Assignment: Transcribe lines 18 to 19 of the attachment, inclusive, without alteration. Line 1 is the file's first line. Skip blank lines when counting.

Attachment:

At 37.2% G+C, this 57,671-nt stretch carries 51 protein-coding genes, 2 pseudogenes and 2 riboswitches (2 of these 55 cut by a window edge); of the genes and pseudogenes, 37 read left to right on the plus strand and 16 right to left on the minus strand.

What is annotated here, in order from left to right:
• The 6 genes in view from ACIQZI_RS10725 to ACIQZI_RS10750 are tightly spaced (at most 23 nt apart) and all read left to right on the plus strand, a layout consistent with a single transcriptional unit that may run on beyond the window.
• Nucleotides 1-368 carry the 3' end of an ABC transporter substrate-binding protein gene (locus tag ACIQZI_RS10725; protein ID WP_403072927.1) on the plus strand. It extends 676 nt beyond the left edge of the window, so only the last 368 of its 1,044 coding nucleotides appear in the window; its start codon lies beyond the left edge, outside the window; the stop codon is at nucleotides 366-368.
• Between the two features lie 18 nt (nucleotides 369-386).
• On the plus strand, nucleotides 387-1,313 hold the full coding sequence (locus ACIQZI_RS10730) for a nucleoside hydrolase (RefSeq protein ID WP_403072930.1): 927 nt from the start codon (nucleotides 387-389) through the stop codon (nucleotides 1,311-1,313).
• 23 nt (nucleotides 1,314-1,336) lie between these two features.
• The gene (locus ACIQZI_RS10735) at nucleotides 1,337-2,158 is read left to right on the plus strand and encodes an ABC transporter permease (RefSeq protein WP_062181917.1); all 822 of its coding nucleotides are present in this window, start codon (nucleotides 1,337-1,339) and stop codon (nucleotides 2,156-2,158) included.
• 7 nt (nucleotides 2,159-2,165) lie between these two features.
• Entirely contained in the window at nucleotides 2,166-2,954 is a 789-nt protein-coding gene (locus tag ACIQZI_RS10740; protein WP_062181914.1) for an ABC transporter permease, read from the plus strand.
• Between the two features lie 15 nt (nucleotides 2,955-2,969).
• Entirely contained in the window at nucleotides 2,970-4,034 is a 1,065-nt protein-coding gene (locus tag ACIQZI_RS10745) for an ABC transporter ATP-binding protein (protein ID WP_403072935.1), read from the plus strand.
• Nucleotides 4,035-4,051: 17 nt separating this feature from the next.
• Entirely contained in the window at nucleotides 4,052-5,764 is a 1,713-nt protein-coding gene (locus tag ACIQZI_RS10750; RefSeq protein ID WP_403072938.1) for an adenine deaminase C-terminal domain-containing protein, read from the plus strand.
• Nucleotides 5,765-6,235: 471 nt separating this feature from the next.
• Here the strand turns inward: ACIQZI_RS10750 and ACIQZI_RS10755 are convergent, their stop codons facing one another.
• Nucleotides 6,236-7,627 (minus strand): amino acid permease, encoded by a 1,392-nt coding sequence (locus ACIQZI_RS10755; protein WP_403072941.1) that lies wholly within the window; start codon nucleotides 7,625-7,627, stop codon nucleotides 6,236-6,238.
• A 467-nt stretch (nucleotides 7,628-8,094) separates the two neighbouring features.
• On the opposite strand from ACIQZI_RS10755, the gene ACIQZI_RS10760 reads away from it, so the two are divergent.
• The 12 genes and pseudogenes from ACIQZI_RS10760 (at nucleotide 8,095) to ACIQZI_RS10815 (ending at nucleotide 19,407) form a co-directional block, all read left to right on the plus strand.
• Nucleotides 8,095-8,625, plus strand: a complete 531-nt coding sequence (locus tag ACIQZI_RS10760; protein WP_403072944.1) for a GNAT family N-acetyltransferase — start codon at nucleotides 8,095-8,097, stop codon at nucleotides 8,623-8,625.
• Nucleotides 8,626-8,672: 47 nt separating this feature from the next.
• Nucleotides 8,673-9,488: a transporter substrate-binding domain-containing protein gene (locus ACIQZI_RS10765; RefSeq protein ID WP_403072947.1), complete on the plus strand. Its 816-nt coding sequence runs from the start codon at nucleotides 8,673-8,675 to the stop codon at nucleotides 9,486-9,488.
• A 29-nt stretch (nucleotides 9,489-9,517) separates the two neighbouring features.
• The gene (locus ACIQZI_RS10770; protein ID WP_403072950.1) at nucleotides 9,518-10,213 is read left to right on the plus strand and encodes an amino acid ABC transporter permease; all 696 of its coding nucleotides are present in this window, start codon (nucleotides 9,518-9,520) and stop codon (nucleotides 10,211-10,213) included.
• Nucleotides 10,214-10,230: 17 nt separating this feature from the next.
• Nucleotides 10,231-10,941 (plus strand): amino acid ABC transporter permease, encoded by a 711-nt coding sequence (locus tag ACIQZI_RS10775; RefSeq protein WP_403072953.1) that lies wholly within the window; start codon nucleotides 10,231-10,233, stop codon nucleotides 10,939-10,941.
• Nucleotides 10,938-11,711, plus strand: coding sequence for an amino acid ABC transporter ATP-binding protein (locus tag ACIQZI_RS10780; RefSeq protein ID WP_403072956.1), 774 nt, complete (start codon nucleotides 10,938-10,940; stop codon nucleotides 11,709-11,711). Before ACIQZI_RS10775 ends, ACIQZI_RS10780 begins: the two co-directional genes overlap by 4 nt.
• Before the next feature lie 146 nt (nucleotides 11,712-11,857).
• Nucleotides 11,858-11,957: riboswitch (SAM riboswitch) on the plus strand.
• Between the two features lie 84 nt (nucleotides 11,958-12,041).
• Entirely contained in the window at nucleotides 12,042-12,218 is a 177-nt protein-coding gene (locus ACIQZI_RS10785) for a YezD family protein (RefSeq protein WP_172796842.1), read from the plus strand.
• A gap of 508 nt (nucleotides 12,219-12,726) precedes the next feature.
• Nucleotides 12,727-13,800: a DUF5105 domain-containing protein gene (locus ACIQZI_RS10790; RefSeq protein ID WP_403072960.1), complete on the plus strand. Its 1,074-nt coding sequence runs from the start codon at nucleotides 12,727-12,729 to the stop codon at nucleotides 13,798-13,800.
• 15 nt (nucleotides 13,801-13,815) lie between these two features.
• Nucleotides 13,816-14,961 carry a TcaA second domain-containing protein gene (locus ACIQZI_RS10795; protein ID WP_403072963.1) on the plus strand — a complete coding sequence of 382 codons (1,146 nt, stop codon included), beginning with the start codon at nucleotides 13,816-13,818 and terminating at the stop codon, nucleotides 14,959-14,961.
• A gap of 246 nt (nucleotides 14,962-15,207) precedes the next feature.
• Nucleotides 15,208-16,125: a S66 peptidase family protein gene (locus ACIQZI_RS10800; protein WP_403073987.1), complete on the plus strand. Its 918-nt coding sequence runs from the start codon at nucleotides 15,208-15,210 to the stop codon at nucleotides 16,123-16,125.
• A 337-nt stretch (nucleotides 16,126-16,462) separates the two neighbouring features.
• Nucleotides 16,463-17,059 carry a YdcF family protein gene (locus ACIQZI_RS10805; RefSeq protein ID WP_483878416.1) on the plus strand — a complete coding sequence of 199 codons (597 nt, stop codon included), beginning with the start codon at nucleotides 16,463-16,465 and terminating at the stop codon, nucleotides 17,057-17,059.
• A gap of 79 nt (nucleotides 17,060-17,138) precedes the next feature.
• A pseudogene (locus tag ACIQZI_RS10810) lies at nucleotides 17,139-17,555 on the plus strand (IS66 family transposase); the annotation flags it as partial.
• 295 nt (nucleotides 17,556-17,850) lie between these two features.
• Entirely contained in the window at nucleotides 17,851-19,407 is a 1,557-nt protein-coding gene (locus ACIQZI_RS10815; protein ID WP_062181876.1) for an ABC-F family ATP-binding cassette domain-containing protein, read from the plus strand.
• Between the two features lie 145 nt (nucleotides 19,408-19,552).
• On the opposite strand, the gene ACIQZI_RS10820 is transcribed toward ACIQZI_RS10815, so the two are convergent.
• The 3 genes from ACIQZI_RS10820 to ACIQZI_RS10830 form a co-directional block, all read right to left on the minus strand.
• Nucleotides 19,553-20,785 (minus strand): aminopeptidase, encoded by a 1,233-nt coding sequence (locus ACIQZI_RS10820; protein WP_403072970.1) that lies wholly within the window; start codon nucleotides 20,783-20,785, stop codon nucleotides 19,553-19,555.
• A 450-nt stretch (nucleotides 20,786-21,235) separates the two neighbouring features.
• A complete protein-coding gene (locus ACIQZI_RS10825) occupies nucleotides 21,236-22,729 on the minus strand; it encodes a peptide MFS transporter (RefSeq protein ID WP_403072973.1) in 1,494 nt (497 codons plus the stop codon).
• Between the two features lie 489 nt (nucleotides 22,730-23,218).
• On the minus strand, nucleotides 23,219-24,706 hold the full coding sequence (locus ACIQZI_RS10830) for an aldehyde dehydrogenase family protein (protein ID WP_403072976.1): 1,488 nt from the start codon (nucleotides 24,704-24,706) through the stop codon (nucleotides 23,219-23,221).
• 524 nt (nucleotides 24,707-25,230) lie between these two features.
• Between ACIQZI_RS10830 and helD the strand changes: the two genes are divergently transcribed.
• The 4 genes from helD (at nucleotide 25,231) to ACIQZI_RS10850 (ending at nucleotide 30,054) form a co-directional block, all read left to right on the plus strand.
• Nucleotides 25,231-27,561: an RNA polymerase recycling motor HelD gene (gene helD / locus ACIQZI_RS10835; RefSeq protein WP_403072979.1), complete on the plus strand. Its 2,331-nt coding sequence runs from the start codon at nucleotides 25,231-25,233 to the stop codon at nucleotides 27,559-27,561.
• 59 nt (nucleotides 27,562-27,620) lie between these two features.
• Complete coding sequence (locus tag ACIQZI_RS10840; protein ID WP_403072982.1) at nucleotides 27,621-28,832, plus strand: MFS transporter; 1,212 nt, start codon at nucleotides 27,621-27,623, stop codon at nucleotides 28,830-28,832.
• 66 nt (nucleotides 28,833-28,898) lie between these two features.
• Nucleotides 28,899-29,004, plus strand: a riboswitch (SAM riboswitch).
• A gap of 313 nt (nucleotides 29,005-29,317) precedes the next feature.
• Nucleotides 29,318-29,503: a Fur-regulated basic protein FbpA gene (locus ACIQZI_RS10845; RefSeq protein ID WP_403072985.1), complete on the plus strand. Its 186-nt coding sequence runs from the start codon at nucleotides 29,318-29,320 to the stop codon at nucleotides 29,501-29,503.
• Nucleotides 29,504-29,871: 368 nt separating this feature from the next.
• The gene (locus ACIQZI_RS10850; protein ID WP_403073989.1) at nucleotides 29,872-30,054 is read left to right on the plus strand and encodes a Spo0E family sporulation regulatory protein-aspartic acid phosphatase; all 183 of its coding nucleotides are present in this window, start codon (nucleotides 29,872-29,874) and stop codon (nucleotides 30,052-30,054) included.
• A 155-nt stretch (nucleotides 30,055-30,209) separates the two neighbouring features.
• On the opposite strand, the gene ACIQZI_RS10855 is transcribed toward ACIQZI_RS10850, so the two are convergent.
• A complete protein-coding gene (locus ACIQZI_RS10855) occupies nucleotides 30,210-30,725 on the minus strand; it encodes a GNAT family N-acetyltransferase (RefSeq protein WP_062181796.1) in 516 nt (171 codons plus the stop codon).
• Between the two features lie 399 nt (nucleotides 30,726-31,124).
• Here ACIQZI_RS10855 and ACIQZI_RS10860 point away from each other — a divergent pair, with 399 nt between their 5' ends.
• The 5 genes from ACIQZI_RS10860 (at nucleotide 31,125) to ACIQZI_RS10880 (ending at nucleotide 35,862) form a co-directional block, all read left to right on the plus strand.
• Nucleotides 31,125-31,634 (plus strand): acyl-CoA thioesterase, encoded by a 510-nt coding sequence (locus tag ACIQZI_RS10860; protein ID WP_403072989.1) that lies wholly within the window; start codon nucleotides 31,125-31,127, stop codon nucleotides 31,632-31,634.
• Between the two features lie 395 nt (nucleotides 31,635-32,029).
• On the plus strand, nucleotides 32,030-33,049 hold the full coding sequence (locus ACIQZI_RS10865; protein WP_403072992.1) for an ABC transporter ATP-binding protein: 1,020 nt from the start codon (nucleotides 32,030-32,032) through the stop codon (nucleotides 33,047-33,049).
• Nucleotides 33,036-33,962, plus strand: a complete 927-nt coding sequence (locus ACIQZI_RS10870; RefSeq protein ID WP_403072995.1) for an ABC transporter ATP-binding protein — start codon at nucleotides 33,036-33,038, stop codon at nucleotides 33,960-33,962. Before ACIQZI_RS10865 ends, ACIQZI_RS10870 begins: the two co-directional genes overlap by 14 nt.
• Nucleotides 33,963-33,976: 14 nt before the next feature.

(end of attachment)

• A 467-nt stretch (nucleotides 7,628-8,094) separates the two neighbouring features.
• On the opposite strand from ACIQZI_RS10755, the gene ACIQZI_RS10760 reads away from it, so the two are divergent.